Background Cutaneous manifestations are one of the most common extraglandular manifestations of Sjogren's syndrome (SS). Entities such as as Annular erythema, Sweet syndrome, erythema nodosum and vasculitis have been described. Vasculitis was reported in approximately 10% of SS patients, with histologically characterized by lymphocytic or leukocytoclastic vasculitis.
Objectives Describe cutaneous manifestations in patients with primary SS, registered in the GESSAR (Argentine Study Group for the Sjogren Sydrome) database and determine their association with systemic and laboratory clinical manifestations.
Methods Observational, analytical case-control study. Patients aged 18 years and older with a diagnosis of primary SS. Demographic, clinical and serological data about patients included in the GESSAR database was collected, from the moment of joining until June 2015. Cases (patients with cutaneous manifestations) and controls (patients without cutaneous manifestations) were included with a relationship 1:4. Cutaneous manifestations were described. In addition, patients with purple were compared to the rest of the patients included in the study. For the analysis of continuous variables t or Mann Whitney tests were used, according to distribution and sample size. Categorical variables were analyzed using chi-square or Fisher exact test, according to the expected frequency distribution table. Multivariate logistic regression analysis was performed.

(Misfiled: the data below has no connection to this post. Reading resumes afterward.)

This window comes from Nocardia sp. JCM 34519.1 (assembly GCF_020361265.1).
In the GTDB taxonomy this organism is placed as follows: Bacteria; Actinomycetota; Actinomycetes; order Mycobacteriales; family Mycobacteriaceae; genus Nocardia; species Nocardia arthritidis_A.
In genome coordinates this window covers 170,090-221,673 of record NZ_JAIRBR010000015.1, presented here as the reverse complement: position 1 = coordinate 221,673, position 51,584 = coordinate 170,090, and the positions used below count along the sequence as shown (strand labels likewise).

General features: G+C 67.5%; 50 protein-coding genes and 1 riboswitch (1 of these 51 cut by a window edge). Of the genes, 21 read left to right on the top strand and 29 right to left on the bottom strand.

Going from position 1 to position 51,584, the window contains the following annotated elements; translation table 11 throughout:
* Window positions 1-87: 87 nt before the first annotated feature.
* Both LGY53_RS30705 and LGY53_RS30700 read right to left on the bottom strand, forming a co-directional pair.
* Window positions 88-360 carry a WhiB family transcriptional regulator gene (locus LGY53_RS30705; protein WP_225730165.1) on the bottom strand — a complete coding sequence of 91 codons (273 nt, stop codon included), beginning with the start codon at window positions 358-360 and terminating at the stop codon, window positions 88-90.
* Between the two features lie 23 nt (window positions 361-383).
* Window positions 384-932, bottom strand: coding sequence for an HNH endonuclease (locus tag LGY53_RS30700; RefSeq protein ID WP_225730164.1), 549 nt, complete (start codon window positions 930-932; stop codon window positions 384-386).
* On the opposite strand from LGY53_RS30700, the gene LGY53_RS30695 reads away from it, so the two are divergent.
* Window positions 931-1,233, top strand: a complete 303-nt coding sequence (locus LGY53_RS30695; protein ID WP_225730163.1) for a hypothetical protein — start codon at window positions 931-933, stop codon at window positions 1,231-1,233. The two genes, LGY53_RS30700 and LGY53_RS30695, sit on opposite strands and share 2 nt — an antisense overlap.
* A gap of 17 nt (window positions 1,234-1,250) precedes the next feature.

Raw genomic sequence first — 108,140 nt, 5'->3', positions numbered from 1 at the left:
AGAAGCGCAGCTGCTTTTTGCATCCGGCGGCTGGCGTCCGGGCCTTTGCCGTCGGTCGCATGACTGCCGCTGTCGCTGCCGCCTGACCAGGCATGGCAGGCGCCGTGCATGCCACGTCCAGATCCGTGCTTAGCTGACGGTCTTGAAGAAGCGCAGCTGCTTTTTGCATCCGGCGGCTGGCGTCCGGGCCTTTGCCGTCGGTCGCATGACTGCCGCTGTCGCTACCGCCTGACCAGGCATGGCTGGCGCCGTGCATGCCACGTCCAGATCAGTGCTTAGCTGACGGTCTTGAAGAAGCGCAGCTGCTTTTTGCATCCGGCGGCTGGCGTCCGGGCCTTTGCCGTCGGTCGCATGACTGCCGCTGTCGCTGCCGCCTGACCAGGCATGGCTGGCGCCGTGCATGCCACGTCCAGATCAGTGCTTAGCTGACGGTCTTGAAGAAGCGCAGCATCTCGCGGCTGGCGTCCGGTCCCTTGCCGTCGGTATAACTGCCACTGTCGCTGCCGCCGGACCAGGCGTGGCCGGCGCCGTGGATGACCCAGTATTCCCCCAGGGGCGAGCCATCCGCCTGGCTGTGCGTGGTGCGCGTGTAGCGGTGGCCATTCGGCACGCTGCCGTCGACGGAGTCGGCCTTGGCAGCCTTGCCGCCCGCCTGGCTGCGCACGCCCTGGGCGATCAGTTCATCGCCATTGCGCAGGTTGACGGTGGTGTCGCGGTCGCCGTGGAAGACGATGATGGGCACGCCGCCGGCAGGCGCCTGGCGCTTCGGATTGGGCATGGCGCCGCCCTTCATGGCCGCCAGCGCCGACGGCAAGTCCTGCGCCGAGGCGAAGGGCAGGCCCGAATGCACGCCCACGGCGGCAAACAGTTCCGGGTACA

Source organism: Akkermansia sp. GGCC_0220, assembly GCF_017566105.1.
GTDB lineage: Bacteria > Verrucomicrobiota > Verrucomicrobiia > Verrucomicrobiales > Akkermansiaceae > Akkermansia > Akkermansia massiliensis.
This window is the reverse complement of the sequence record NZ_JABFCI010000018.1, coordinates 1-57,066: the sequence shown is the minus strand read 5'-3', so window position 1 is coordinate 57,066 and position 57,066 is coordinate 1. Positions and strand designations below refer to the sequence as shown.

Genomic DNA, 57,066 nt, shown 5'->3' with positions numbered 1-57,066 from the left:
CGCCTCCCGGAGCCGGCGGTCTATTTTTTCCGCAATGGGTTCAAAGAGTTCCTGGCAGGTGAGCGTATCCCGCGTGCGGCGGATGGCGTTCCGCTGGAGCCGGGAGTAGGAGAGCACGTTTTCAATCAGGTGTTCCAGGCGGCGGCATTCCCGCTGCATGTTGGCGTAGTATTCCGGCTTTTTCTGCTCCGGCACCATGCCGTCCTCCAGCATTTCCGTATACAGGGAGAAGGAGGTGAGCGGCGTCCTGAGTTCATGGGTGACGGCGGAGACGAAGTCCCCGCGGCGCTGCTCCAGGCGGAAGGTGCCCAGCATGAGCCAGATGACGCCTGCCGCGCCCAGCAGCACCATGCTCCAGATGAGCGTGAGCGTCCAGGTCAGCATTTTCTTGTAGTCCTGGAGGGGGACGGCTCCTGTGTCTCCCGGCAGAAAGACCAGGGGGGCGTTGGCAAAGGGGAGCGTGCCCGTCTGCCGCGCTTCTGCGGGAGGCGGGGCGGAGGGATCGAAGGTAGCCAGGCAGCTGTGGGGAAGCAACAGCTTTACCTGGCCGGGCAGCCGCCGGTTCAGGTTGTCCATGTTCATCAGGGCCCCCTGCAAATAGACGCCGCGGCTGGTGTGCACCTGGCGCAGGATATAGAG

Results 335 patients were included, 67 with cutaneous manifestations, with an average age of 53 years (SD 15). 95% are female and the average diagnosis age is 47 years (SD 17). In the group of patients who had cutaneous manifestations, 60% had purple, 19% urticaria, 19% petechiae, 16% ulcers, 7% erythema multiforme, 4% erythema nodosum and 9% subcutaneous nodules. No statistically significant differences in age, sex and time of evolution of the disease between the two groups were found. In univariate analysis differences were found in: arthritis (47% vs 31%, p=0.01), neuropathy (21% vs 9%, p<0.01), decrease in C4 levels (34% vs 18%, p<0.01), decrease in C3 levels (25% vs 10%, p<0.01) and positive cryoglobulins (27% vs 9%, p<0.01). In the multivariate analysis no independent association of these variables was found. With respect to purple, significant differences were found with: arthritis (49% vs 31%, p=0.02), neuropathy (9% vs 25%, p<0.01), anemia of chronic disorders (34% vs 17%, p<0.01), decreased C3 (37% vs 10%, p<0.01) decrease in C4 level (49% vs 15%, p<0.01), anti LA (66% vs 47%, p<0.03) and positive cryoglobulins (37% vs 10%, p<0.01). In multivariate analysis, the decrease in C4 levels (OR 4.5; 95% CI 1.6–12.9, p<0.05) and positive cryoglobulins (OR 5.6; 95% CI 1.7–18.6, p<0.05) were independently associated with the presence purple.
Conclusions No independent associations were found regarding demographic, clinical and serological characteristics between patients with and without cutaneous manifestations. Purple is the most common cutaneous manifestation. The group of patients with Purple is most often associated with decreased C4 levels and the presence of cryoglobulins.
Pilar Brito-Zer. Evoluciόn y pronόstico del paciente con Síndrome de Sjögren Primario.
M Ramos-Casals, Primary Sjögren's syndrome: new clinical and therapeutic concepts.
Manuel Ramos-Casals, Roser Solans, MD, Ph, Jose Rosas Primary Sjogren Syndrome.
Disclosure of Interest None declared
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